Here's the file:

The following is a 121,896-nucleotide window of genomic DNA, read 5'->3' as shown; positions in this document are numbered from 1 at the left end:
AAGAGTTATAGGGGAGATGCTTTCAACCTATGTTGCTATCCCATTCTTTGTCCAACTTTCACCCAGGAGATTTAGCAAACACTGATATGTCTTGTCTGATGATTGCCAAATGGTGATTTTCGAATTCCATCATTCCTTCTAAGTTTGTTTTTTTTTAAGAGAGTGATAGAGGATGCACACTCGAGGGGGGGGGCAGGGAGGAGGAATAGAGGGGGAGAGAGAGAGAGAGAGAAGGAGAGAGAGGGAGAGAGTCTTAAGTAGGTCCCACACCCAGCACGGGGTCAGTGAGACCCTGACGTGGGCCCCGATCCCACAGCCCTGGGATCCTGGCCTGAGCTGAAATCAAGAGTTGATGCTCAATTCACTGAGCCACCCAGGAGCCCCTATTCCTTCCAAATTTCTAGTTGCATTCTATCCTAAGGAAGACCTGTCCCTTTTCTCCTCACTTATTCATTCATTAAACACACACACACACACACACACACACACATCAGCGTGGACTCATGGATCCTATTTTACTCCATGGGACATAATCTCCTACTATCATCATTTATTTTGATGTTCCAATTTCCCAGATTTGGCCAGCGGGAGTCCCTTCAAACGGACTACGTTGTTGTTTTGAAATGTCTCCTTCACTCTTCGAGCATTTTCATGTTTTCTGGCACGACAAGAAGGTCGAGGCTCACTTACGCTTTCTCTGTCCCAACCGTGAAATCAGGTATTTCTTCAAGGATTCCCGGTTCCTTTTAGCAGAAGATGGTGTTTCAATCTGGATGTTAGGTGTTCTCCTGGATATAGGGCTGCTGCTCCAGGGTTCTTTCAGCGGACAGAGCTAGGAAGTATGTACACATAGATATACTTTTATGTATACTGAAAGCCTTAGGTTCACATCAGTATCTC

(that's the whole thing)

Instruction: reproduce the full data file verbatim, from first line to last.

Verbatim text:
The following is a 121,896-nucleotide window of genomic DNA, read 5'->3' as shown; positions in this document are numbered from 1 at the left end:
AAGAGTTATAGGGGAGATGCTTTCAACCTATGTTGCTATCCCATTCTTTGTCCAACTTTCACCCAGGAGATTTAGCAAACACTGATATGTCTTGTCTGATGATTGCCAAATGGTGATTTTCGAATTCCATCATTCCTTCTAAGTTTGTTTTTTTTTAAGAGAGTGATAGAGGATGCACACTCGAGGGGGGGGGCAGGGAGGAGGAATAGAGGGGGAGAGAGAGAGAGAGAGAAGGAGAGAGAGGGAGAGAGTCTTAAGTAGGTCCCACACCCAGCACGGGGTCAGTGAGACCCTGACGTGGGCCCCGATCCCACAGCCCTGGGATCCTGGCCTGAGCTGAAATCAAGAGTTGATGCTCAATTCACTGAGCCACCCAGGAGCCCCTATTCCTTCCAAATTTCTAGTTGCATTCTATCCTAAGGAAGACCTGTCCCTTTTCTCCTCACTTATTCATTCATTAAACACACACACACACACACACACACACACATCAGCGTGGACTCATGGATCCTATTTTACTCCATGGGACATAATCTCCTACTATCATCATTTATTTTGATGTTCCAATTTCCCAGATTTGGCCAGCGGGAGTCCCTTCAAACGGACTACGTTGTTGTTTTGAAATGTCTCCTTCACTCTTCGAGCATTTTCATGTTTTCTGGCACGACAAGAAGGTCGAGGCTCACTTACGCTTTCTCTGTCCCAACCGTGAAATCAGGTATTTCTTCAAGGATTCCCGGTTCCTTTTAGCAGAAGATGGTGTTTCAATCTGGATGTTAGGTGTTCTCCTGGATATAGGGCTGCTGCTCCAGGGTTCTTTCAGCGGACAGAGCTAGGAAGTATGTACACATAGATATACTTTTATGTATACTGAAAGCCTTAGGTTCACATCAGTATCTC